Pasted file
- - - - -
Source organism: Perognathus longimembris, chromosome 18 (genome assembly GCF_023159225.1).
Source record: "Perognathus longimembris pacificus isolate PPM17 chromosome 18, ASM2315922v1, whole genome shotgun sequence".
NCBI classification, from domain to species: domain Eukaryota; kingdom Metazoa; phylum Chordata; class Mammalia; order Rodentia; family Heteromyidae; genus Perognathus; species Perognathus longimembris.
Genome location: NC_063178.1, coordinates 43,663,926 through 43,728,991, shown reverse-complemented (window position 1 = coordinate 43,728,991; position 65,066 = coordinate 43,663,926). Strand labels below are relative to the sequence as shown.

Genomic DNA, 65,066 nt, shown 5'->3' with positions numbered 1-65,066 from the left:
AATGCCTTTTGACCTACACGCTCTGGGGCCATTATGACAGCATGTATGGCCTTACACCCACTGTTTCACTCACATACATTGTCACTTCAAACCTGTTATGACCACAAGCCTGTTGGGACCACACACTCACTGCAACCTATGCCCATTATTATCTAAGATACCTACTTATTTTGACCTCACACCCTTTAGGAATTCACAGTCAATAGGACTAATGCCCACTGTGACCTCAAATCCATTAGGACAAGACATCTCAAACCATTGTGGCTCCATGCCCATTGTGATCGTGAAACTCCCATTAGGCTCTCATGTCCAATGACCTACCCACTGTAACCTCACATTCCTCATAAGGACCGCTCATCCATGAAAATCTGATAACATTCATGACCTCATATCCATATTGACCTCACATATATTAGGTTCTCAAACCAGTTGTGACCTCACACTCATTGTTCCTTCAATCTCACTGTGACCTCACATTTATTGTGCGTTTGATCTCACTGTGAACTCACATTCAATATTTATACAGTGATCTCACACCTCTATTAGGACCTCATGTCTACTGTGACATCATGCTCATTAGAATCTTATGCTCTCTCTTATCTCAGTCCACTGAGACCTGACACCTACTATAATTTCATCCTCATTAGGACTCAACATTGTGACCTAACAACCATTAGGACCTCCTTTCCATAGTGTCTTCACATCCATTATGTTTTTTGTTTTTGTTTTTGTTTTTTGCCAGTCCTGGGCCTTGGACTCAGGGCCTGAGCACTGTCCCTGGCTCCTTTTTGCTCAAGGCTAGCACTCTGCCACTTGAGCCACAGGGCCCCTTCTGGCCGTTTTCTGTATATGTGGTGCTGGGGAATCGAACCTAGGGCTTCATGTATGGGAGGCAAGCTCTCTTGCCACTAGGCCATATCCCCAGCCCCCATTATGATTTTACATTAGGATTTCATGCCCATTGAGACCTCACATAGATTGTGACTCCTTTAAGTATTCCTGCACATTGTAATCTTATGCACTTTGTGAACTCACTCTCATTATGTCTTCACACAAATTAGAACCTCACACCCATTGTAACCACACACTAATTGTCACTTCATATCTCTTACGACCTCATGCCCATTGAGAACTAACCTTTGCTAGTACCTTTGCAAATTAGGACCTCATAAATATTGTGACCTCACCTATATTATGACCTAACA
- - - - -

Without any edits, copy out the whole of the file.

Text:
Source organism: Perognathus longimembris, chromosome 18 (genome assembly GCF_023159225.1).
Source record: "Perognathus longimembris pacificus isolate PPM17 chromosome 18, ASM2315922v1, whole genome shotgun sequence".
NCBI classification, from domain to species: domain Eukaryota; kingdom Metazoa; phylum Chordata; class Mammalia; order Rodentia; family Heteromyidae; genus Perognathus; species Perognathus longimembris.
Genome location: NC_063178.1, coordinates 43,663,926 through 43,728,991, shown reverse-complemented (window position 1 = coordinate 43,728,991; position 65,066 = coordinate 43,663,926). Strand labels below are relative to the sequence as shown.

Genomic DNA, 65,066 nt, shown 5'->3' with positions numbered 1-65,066 from the left:
AATGCCTTTTGACCTACACGCTCTGGGGCCATTATGACAGCATGTATGGCCTTACACCCACTGTTTCACTCACATACATTGTCACTTCAAACCTGTTATGACCACAAGCCTGTTGGGACCACACACTCACTGCAACCTATGCCCATTATTATCTAAGATACCTACTTATTTTGACCTCACACCCTTTAGGAATTCACAGTCAATAGGACTAATGCCCACTGTGACCTCAAATCCATTAGGACAAGACATCTCAAACCATTGTGGCTCCATGCCCATTGTGATCGTGAAACTCCCATTAGGCTCTCATGTCCAATGACCTACCCACTGTAACCTCACATTCCTCATAAGGACCGCTCATCCATGAAAATCTGATAACATTCATGACCTCATATCCATATTGACCTCACATATATTAGGTTCTCAAACCAGTTGTGACCTCACACTCATTGTTCCTTCAATCTCACTGTGACCTCACATTTATTGTGCGTTTGATCTCACTGTGAACTCACATTCAATATTTATACAGTGATCTCACACCTCTATTAGGACCTCATGTCTACTGTGACATCATGCTCATTAGAATCTTATGCTCTCTCTTATCTCAGTCCACTGAGACCTGACACCTACTATAATTTCATCCTCATTAGGACTCAACATTGTGACCTAACAACCATTAGGACCTCCTTTCCATAGTGTCTTCACATCCATTATGTTTTTTGTTTTTGTTTTTGTTTTTTGCCAGTCCTGGGCCTTGGACTCAGGGCCTGAGCACTGTCCCTGGCTCCTTTTTGCTCAAGGCTAGCACTCTGCCACTTGAGCCACAGGGCCCCTTCTGGCCGTTTTCTGTATATGTGGTGCTGGGGAATCGAACCTAGGGCTTCATGTATGGGAGGCAAGCTCTCTTGCCACTAGGCCATATCCCCAGCCCCCATTATGATTTTACATTAGGATTTCATGCCCATTGAGACCTCACATAGATTGTGACTCCTTTAAGTATTCCTGCACATTGTAATCTTATGCACTTTGTGAACTCACTCTCATTATGTCTTCACACAAATTAGAACCTCACACCCATTGTAACCACACACTAATTGTCACTTCATATCTCTTACGACCTCATGCCCATTGAGAACTAACCTTTGCTAGTACCTTTGCAAATTAGGACCTCATAAATATTGTGACCTCACCTATATTATGACCTAACA